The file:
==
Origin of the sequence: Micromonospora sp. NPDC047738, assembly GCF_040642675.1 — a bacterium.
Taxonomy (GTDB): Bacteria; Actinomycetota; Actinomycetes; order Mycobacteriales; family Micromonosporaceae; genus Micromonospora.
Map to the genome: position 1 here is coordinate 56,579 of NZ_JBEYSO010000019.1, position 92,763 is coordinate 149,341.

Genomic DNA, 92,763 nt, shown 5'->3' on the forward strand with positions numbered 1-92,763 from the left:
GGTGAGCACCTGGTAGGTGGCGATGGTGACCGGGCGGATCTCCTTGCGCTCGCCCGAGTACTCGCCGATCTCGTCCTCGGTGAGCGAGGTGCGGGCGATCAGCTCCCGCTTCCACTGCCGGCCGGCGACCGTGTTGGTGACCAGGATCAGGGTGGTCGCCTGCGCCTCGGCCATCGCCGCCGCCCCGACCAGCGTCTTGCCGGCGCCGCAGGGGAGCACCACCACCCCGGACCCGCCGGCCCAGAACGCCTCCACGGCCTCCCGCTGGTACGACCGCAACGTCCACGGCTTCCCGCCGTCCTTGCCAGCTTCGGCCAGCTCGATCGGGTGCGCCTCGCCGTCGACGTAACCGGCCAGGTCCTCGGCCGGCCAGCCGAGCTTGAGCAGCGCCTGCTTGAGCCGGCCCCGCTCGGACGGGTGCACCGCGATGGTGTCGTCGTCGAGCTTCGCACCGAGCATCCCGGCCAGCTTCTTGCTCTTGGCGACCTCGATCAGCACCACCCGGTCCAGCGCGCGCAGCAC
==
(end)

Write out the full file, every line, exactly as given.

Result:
Origin of the sequence: Micromonospora sp. NPDC047738, assembly GCF_040642675.1 — a bacterium.
Taxonomy (GTDB): Bacteria; Actinomycetota; Actinomycetes; order Mycobacteriales; family Micromonosporaceae; genus Micromonospora.
Map to the genome: position 1 here is coordinate 56,579 of NZ_JBEYSO010000019.1, position 92,763 is coordinate 149,341.

Genomic DNA, 92,763 nt, shown 5'->3' on the forward strand with positions numbered 1-92,763 from the left:
GGTGAGCACCTGGTAGGTGGCGATGGTGACCGGGCGGATCTCCTTGCGCTCGCCCGAGTACTCGCCGATCTCGTCCTCGGTGAGCGAGGTGCGGGCGATCAGCTCCCGCTTCCACTGCCGGCCGGCGACCGTGTTGGTGACCAGGATCAGGGTGGTCGCCTGCGCCTCGGCCATCGCCGCCGCCCCGACCAGCGTCTTGCCGGCGCCGCAGGGGAGCACCACCACCCCGGACCCGCCGGCCCAGAACGCCTCCACGGCCTCCCGCTGGTACGACCGCAACGTCCACGGCTTCCCGCCGTCCTTGCCAGCTTCGGCCAGCTCGATCGGGTGCGCCTCGCCGTCGACGTAACCGGCCAGGTCCTCGGCCGGCCAGCCGAGCTTGAGCAGCGCCTGCTTGAGCCGGCCCCGCTCGGACGGGTGCACCGCGATGGTGTCGTCGTCGAGCTTCGCACCGAGCATCCCGGCCAGCTTCTTGCTCTTGGCGACCTCGATCAGCACCACCCGGTCCAGCGCGCGCAGCAC